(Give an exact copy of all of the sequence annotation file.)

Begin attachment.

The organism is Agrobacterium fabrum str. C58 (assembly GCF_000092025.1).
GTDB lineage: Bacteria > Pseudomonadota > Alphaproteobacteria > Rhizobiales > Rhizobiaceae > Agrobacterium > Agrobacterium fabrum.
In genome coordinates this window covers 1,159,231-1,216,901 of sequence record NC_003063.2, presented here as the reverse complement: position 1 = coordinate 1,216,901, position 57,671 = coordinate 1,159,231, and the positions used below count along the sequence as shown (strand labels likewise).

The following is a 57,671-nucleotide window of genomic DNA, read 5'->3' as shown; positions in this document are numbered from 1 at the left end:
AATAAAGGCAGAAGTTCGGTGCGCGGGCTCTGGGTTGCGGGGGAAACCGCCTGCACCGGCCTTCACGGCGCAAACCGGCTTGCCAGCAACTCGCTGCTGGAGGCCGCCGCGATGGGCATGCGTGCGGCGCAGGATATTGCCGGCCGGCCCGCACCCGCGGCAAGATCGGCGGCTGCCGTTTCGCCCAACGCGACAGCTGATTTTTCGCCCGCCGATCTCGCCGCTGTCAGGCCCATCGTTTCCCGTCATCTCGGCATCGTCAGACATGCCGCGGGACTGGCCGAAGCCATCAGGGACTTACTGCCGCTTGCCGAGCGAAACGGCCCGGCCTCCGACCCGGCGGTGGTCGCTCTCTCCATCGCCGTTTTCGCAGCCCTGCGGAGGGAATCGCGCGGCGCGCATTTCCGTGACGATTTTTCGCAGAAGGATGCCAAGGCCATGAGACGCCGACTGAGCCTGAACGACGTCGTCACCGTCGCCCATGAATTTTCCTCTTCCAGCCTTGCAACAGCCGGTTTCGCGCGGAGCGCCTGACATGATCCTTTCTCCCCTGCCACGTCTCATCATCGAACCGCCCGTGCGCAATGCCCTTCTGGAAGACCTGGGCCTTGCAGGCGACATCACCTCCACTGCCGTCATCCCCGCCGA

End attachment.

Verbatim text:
The organism is Agrobacterium fabrum str. C58 (assembly GCF_000092025.1).
GTDB lineage: Bacteria > Pseudomonadota > Alphaproteobacteria > Rhizobiales > Rhizobiaceae > Agrobacterium > Agrobacterium fabrum.
In genome coordinates this window covers 1,159,231-1,216,901 of sequence record NC_003063.2, presented here as the reverse complement: position 1 = coordinate 1,216,901, position 57,671 = coordinate 1,159,231, and the positions used below count along the sequence as shown (strand labels likewise).

The following is a 57,671-nucleotide window of genomic DNA, read 5'->3' as shown; positions in this document are numbered from 1 at the left end:
AATAAAGGCAGAAGTTCGGTGCGCGGGCTCTGGGTTGCGGGGGAAACCGCCTGCACCGGCCTTCACGGCGCAAACCGGCTTGCCAGCAACTCGCTGCTGGAGGCCGCCGCGATGGGCATGCGTGCGGCGCAGGATATTGCCGGCCGGCCCGCACCCGCGGCAAGATCGGCGGCTGCCGTTTCGCCCAACGCGACAGCTGATTTTTCGCCCGCCGATCTCGCCGCTGTCAGGCCCATCGTTTCCCGTCATCTCGGCATCGTCAGACATGCCGCGGGACTGGCCGAAGCCATCAGGGACTTACTGCCGCTTGCCGAGCGAAACGGCCCGGCCTCCGACCCGGCGGTGGTCGCTCTCTCCATCGCCGTTTTCGCAGCCCTGCGGAGGGAATCGCGCGGCGCGCATTTCCGTGACGATTTTTCGCAGAAGGATGCCAAGGCCATGAGACGCCGACTGAGCCTGAACGACGTCGTCACCGTCGCCCATGAATTTTCCTCTTCCAGCCTTGCAACAGCCGGTTTCGCGCGGAGCGCCTGACATGATCCTTTCTCCCCTGCCACGTCTCATCATCGAACCGCCCGTGCGCAATGCCCTTCTGGAAGACCTGGGCCTTGCAGGCGACATCACCTCCACTGCCGTCATCCCCGCCGA